Creator-led audio platform Mixcloud has launched a new identity as it celebrates its tenth anniversary and looks to the future.
The project, which was led by London-based design consultancy Output Studio, aims to support the service in its renewed mission to get music fans directly supporting music creators. Moving forward, the service says this will be done through a more fan-funded, Patreon-style model, rather than through traditional “algorithm-heavy” streaming.
At the core of the new look is something Rob Coke, co-founder and client director at Studio Output, calls “the connector”. This fluid graphic line motif forms the base of the brand’s new bespoke typeface, which was developed by Canadian foundry Pangram Pangram.
Since Mixcloud deals with a huge amount of user-generated imagery – pictures from gigs, album or promotional art or music video stills, for example – this graphic-typographic approach looks to unify communications across all musical genres.
“[This approach] gives Mixcloud a responsive brand language across all of its platforms,” says Coke. “It makes it less reliant on high-quality photography – it brings raw image content together with high-quality shots in a system which is unmistakably Mixcloud.”
“Moving away from pictograms of clouds”
Additionally, a new colour scheme has been implanted, which sees Mixcloud depart from its previous blue and white identity. This, often deliberately clashing, use of colour aims to “throw up unexpected pairings” and provide a playful visual element.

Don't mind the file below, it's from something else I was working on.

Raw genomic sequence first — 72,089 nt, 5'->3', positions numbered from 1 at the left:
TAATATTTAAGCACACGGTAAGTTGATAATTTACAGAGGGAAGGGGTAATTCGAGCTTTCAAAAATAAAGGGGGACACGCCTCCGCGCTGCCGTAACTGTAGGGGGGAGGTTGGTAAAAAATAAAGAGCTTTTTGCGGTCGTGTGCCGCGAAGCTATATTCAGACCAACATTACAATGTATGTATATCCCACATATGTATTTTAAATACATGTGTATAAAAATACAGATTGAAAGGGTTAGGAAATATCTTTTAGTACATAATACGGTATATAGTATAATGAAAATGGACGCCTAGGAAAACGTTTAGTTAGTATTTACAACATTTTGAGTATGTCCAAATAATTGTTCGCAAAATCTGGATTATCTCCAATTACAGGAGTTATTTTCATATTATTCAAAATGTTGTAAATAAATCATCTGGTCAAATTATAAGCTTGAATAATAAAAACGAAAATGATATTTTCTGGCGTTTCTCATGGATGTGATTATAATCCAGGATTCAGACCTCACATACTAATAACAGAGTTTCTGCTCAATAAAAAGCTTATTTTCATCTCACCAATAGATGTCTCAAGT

Elsewhere, Coke says redesigning the platform’s app icon was a particular challenge. Wanting to distinguish the platform as offering something different to traditional streamers, the team “moved away from pictograms of clouds”.
“[We wanted to] emphasise the ‘Mix’ part of the name as a differentiator,” Coke says. “This actually led us to our solution: the shorthand ‘M—X’ logo, [which introduces] the connector device to the logo and plays on the idea of remixing.”
“Everyone is welcome”
All of this serves, Coke says, to underpin Mixcloud’s core value of being “emotionally connected with sound”.
“Visually, it’s all about showing the emotional connection between the creators on the platform and their audience.”
Creating this identity to work across all of Mixcloud’s outputs, including its more than 50 million online radio shows, podcasts and DJ mixes, was crucial according to Coke.
“We want Mixcloud’s creators to feel like they’re represented by the brand and proud to be part of it,” he says. “And we want the audience to realise that this is a genuine community and that they all have a place in it.
“In this sense, the brand really represents the dance floor that Mixcloud was born out of, where nobody is judged, and everyone is welcome.”